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Comparative efficacy and safety of enalapril and sustained-release nifedipine in patients with mild to moderate hypertension. The Enalapril vs Nifedipine French Study Group.

Author(s): Gueret P, Artigou JY, Benichou M, Berland J, Fressinaud P, Grollier G, Nguyen CD

Affiliation(s): Department of Cardiology, Dupuytren University Hospital, Limoges, France.

Publication date & source: 1990, Drugs., 39 Suppl 2:67-72.

Publication type: Clinical Trial; Multicenter Study; Randomized Controlled Trial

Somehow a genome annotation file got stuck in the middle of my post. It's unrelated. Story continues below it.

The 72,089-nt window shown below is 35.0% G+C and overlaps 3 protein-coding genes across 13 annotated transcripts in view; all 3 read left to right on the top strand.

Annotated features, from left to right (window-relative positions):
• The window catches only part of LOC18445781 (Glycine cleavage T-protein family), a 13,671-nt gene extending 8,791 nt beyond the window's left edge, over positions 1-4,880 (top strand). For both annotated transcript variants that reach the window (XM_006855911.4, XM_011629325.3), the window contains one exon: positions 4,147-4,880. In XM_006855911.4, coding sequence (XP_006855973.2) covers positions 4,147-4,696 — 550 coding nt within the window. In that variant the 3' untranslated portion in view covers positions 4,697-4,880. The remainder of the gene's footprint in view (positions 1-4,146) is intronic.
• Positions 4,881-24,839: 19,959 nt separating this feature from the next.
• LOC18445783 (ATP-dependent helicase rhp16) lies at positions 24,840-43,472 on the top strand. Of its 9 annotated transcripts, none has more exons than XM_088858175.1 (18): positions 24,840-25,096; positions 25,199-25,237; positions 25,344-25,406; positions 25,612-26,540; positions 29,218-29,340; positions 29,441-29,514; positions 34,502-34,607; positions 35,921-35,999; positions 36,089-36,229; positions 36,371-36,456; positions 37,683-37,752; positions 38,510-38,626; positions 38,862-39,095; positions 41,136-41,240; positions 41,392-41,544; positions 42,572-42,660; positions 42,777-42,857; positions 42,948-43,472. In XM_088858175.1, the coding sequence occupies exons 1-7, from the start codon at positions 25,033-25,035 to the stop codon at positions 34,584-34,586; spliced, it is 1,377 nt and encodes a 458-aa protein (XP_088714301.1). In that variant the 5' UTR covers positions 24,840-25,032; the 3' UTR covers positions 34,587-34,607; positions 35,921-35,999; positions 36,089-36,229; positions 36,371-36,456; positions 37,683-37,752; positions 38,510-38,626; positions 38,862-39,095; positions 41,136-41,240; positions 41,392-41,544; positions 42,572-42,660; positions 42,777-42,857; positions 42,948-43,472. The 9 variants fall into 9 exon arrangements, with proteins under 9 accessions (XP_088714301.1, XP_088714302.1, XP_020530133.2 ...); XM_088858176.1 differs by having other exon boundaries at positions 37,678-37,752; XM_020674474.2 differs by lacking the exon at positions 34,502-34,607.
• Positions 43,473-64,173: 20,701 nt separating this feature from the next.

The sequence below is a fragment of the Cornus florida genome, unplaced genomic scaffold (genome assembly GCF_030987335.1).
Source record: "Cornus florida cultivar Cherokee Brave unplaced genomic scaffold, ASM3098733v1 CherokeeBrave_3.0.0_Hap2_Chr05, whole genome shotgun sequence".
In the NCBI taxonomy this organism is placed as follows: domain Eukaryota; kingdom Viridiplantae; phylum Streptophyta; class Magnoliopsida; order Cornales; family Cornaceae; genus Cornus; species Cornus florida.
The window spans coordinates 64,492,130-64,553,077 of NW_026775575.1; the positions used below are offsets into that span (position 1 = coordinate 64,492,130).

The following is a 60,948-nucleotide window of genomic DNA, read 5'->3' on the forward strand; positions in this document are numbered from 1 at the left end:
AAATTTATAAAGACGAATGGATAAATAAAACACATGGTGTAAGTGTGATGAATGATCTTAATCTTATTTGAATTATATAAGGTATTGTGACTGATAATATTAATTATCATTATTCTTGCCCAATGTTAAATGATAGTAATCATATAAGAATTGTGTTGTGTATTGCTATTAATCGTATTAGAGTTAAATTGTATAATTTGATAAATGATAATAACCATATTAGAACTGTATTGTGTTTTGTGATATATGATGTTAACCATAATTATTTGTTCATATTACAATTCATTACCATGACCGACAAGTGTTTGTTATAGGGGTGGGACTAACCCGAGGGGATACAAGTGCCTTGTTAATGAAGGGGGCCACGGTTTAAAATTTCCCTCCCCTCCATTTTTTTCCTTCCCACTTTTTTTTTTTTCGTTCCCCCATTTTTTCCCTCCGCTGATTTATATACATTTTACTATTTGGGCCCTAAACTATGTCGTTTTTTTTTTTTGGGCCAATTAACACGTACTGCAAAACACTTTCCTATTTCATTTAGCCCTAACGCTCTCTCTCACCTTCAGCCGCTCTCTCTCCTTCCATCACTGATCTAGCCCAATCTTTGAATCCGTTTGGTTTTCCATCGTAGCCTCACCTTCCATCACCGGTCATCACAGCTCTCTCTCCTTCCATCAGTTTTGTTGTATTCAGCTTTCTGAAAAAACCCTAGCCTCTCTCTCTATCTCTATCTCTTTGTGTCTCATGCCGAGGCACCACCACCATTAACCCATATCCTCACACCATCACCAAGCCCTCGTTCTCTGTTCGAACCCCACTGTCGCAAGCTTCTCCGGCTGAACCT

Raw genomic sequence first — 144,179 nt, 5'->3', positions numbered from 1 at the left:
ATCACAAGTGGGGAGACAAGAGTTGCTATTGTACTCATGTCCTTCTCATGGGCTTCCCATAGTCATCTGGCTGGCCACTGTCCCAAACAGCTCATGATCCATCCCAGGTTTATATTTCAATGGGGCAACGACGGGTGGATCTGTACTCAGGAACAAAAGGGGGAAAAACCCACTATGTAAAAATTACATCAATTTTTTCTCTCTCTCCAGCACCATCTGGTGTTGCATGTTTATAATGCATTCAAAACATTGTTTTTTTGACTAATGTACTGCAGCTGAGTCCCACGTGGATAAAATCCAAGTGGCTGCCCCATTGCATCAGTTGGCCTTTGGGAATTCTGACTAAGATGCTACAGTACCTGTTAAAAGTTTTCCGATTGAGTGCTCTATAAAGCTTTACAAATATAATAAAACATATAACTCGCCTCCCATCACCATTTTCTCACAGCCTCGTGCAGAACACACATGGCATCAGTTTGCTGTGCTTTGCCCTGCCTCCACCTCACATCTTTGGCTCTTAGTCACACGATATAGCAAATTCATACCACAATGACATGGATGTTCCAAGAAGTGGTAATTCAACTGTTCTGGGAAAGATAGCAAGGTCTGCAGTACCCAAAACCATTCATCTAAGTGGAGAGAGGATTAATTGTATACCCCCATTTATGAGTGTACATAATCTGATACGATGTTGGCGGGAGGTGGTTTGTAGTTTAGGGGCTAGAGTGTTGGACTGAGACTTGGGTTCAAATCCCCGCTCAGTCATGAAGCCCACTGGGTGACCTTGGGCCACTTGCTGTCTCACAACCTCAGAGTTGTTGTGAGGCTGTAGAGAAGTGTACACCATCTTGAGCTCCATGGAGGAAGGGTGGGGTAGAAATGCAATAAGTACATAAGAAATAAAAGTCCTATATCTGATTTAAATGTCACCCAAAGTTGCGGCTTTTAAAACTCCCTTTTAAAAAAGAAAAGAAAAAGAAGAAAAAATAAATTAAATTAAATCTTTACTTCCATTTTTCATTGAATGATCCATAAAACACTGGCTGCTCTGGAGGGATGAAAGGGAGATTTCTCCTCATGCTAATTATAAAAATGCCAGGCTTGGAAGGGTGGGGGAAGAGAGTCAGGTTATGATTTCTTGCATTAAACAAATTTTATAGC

The long acting angiotensin-converting enzyme inhibitor enalapril was compared with the calcium channel blocker nifedipine as sustained-release formulation in 136 patients with mild to moderate hypertension. This multicentre study was carried out in a double-blind, double-dummy fashion by 28 cardiologists in private practice. After a 2-week placebo period, patients were randomly allocated to 2 treatment groups; the first group received enalapril 20 mg daily (n = 68), and the second group received sustained-release nifedipine 20 mg twice daily (n = 68). The duration of treatment was 12 weeks. In both groups, hydrochlorothiazide 25 mg was added at week 4 if diastolic blood pressure remained greater than 90 mm Hg. At week 8, if the target diastolic pressure of less than 90 mm Hg was not achieved, the dosage of hydrochlorothiazide was increased to 50mg. The clinical characteristics of the patients in each group were comparable. After 4 weeks of treatment, the reduction in supine diastolic blood pressure was similar in both groups (12.1 mm Hg in the enalapril group vs 10.3 mm Hg in the nifedipine group). Moreover, although the difference between the groups was more noticeable after 12 weeks of treatment (16.3 vs 13.9 mm Hg, respectively), it did not reach significance. The number of patients experiencing clinical adverse effects was significantly greater in the nifedipine group than in the enalapril group [33 (48.5%) vs 18 (26.5%), respectively]. The most common complaints of patients administered nifedipine included swollen ankles, flushing and headaches, whereas complaints in the enalapril group included cough, asthenia, and epigastralgia. Three patients were withdrawn from the study because of side effects in the enalapril group and 10 were withdrawn from the nifedipine group. These results indicate that enalapril and sustained-release nifedipine are equally effective in controlling mild to moderate hypertension. However, enalapril was much better tolerated in this study.

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